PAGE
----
The Book That Taught Me Dads Could Cry
Reading a book 200 times is a surefire way to find out whether you love it or want to throw its rhyming llama couplets into the diaper pail. Children's books especially do a tricky dance for an audience of squinty-eyed parents and wide-eyed tots: the best ones, like a syringe of infant-suspension Tylenol, have a little something for the parent at the end. These are the ones we are celebrating in This Book Belongs To — the books that send us back to the days of our own footed pajamas, and make us feel only half-exhausted when our tiny overlords ask to read them one more time.
My wife Jessica and I homeschool our daughter Namine (pronounced NAH-me-nay), who is currently in fifth grade. My wife teaches most subjects during the day, and in the evening I read with her and teach programming. Namine is learning about China this semester, and many of the books we’re reading are either historical or historical fiction in nature. That's how we came across Homesick: My Own Story.
The author, Jean Fritz, was an American born in China in 1915, and the book is fictional telling of her history, full of the humor, attitude, and personality of a child who knows exactly who she wants to be, even if not everyone around her agrees. It's illustrated by Margot Tomes, and captures the excitement and loneliness of feeling like you're in a land far from home.
Early on in the book — which is only seven chapters — Jean tells of the birth and death of her baby brother, who was born six weeks premature and passed away only a few days after he was born. This struck an emotional chord with me: I remembered how close my own daughter had come to dying.
I can still clearly recall how purple Namine was; I remember chasing after the doctors as they rushed her away, baptismal cup in hand, splashing water as I ran.
Namine almost died during her delivery. She has several birth defects, the two most severe being Double Inlet Heart Defect (DILV) and Pierre Robin Sequence (PRS), the latter of which resulted in a regressed jaw, blocking her airway. The combination of theses two defects meant that when she was born, Namine would be unable to breathe and would require immediate heart surgery. When she was born, a month early, she was immediately rushed to be intubated: a breathing tube was put in her airway, allowing her to breathe.
I was beside my wife for the delivery, dressed in scrubs and watching the doctors, waiting to see our daughter. I can still clearly recall how purple Namine was; I remember chasing after the doctors as they rushed her away, baptismal cup in hand, splashing water as I ran. I remember my hands shaking as I dipped my fingers into the cup. I remember tracing wet crosses on her head and heart, scarcely able to whisper the words of baptism, hoping that God would hear me anyway.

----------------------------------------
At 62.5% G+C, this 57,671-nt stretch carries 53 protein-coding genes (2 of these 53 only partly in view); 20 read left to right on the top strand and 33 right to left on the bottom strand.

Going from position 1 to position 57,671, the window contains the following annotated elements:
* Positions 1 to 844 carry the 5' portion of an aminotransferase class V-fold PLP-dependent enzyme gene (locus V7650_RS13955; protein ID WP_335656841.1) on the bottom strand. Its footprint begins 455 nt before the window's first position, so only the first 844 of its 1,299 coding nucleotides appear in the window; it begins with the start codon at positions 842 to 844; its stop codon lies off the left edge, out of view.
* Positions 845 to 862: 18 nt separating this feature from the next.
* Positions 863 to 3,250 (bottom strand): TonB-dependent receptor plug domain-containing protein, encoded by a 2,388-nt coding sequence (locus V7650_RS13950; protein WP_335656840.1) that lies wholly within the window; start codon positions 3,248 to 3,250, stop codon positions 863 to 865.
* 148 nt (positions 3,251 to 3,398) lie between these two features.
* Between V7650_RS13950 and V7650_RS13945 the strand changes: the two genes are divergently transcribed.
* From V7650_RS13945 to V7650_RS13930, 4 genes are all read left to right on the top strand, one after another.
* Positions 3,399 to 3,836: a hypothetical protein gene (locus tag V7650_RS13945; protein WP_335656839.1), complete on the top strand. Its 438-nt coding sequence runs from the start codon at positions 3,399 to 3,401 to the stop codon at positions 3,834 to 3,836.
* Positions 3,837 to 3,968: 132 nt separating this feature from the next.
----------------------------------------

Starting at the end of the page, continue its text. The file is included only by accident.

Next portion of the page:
Even now, ten years later, I still can’t watch a baptism without crying.
As I read the chapter in Homesick, all these memories came flooding back. I managed not to cry while I was still reading, but once I was done, I did. I cried in front of Namine. She held me until I was okay again. Then she gave me another hug for good measure.
After I tucked Namine into bed, I went back into the living room and cried all over again. Jessica held me too, letting me cry until I was too exhausted to cry anymore. I felt ashamed of myself, but neither she nor my daughter was ashamed. They understood. I wanted to apologize, but Jessica told me there was nothing to be sorry for. There’s no need for one person to be stronger — we’re just there for each other, as Jessica was there for me.
What Namine went through as an infant was traumatic. I feel a little guilty making the claim that it was traumatic for me and Jessica; after all, Namine is the one in the wheelchair. But it’s true: caring for a child with disabilities is stressful and worrisome, and their parents do experience PTSD.
There is a stigma that I feel and a silence that must be overcome. Yes, I’m a man, and I cry. There is this feeling, this sentiment, that men ought to be the strong ones in the family and must not show weakness. While I make no claim to stronger than anyone else, I am here to tell you that everyone needs to lean on someone else from time to time. (I would also point out that crying is not weakness.)
This is a discussion that everyone needs to have. I’m still working on it, myself; there are still days when I feel ashamed about it. I’m not yet completely comfortable with the idea that it’s okay to cry, but I’m working on it. It’s a journey. Fortunately, it’s not a journey I need to take alone.